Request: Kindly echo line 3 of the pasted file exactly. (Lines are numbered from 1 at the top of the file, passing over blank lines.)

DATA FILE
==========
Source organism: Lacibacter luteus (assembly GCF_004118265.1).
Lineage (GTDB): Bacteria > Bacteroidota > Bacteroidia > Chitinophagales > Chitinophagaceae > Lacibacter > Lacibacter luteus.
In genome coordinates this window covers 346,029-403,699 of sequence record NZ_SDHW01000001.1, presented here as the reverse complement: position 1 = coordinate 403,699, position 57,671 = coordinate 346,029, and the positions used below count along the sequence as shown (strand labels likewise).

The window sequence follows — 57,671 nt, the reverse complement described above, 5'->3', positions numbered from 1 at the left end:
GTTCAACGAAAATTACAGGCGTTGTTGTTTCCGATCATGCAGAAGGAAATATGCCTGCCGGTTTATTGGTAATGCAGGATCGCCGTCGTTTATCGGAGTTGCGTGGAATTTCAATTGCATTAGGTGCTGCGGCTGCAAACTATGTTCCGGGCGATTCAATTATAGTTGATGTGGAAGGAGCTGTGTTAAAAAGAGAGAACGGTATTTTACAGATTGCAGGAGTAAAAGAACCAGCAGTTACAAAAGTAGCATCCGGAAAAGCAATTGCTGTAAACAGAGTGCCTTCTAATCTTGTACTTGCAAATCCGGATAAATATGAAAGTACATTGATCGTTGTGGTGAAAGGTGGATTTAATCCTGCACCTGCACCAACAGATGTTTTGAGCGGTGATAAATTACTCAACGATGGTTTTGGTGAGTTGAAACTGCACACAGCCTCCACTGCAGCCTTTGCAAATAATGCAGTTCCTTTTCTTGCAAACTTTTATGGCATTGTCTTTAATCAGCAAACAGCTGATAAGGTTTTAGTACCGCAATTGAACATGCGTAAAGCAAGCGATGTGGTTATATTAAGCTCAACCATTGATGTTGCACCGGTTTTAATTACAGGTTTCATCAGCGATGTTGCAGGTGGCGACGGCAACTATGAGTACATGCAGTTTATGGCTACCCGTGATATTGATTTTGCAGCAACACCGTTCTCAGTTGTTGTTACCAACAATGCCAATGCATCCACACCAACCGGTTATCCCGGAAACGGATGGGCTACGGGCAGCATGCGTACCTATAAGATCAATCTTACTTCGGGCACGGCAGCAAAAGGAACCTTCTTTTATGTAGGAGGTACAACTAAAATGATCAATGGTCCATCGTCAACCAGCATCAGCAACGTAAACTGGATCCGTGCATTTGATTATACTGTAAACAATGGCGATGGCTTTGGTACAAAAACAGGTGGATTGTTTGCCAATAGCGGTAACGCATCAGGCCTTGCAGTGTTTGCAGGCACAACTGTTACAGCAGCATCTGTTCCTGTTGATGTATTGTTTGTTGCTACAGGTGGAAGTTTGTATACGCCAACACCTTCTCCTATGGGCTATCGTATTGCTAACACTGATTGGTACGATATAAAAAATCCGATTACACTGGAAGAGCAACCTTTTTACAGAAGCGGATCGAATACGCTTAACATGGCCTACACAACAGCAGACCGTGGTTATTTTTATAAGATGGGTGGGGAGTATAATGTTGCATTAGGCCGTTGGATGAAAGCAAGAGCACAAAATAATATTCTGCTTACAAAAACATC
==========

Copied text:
In genome coordinates this window covers 346,029-403,699 of sequence record NZ_SDHW01000001.1, presented here as the reverse complement: position 1 = coordinate 403,699, position 57,671 = coordinate 346,029, and the positions used below count along the sequence as shown (strand labels likewise).